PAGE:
Why Using Credit Could Cost You More, But Likely Won’t
A new court ruling makes it possible for merchants to charge customers more money if the customers pay by credit card, reports Time magazine.
The decision allows merchants to pass along the cost of a seldom-talked-about phenomenon called the “interchange fee.” That’s the amount credit card companies charge businesses to process the transactions. It’s normally somewhere in the 2-3% range of the total amount charged.
Yes, those craft credit card companies are masters of making money, burning the candle at both ends as they charge the shopper in interest and the merchant in fees.
Beginning today, a merchant may charge its customers up to four percent to recoup the fees it has to pay the credit card companies. It’s worth noting that the decision is facing appeal, so the fight isn’t over, yet.
Bad idea? Definitely.
Who’s going to do business with a company that charges customers more to pay by credit card, particularly in a society where credit and debit cards are so prevalent? The answer, as far as I’m concerned, is no place I’d be willing to do business with.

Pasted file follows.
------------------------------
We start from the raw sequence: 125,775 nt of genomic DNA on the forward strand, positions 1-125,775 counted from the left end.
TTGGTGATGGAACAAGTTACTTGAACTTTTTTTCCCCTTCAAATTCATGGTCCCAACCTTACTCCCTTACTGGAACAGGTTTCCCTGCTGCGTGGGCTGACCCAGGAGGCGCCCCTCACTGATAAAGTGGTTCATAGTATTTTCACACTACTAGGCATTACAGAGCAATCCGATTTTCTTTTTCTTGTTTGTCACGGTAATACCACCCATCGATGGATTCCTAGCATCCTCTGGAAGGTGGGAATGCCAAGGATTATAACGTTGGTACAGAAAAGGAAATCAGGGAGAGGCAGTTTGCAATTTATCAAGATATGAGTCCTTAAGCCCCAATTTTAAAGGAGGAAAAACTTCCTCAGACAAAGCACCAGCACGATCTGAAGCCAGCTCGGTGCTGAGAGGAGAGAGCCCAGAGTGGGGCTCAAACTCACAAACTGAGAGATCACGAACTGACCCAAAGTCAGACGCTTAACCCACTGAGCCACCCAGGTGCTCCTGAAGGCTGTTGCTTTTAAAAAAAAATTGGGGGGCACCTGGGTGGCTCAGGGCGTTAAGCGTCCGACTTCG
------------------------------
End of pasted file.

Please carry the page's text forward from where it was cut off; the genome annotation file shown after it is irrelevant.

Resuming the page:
One answer, the article suggests, would be to use your credit card as a debit. The problem with that idea is that most banks now charge a debit fee for doing so, and you could potentially face a different set of buyer protection rules by not allowing the seller to process the sale as credit.
The article points out what ought to be a relief to most shoppers: even credit card companies are warning merchants that research shows customers aren’t willing to embrace such surcharges. One possible result would be that people would simply not use credit cards if it’s a good or service they really want; unfortunately, research also shows that customers likely spend more when using credit because they know they can, even if they also know they shouldn’t.
Any business that’s willing to ignore all that to dodge what has long been simply a cost of doing business deserves what it will likely get.
The only way I can see it working is if stores did it the way gas stations do: they keep prices the same, but give a slight discount for people paying by cash. The discount might be enough to get more people to pay by cash, but even then, stores would end up losing money because people wouldn’t spend as much knowing they’d have to stick to the budget of whatever cash they have on their person.
Would you pay up to 4% more to use your credit card at businesses? Are there any goods and services you’d actually be willing to pay more for just to be able to use your credit card?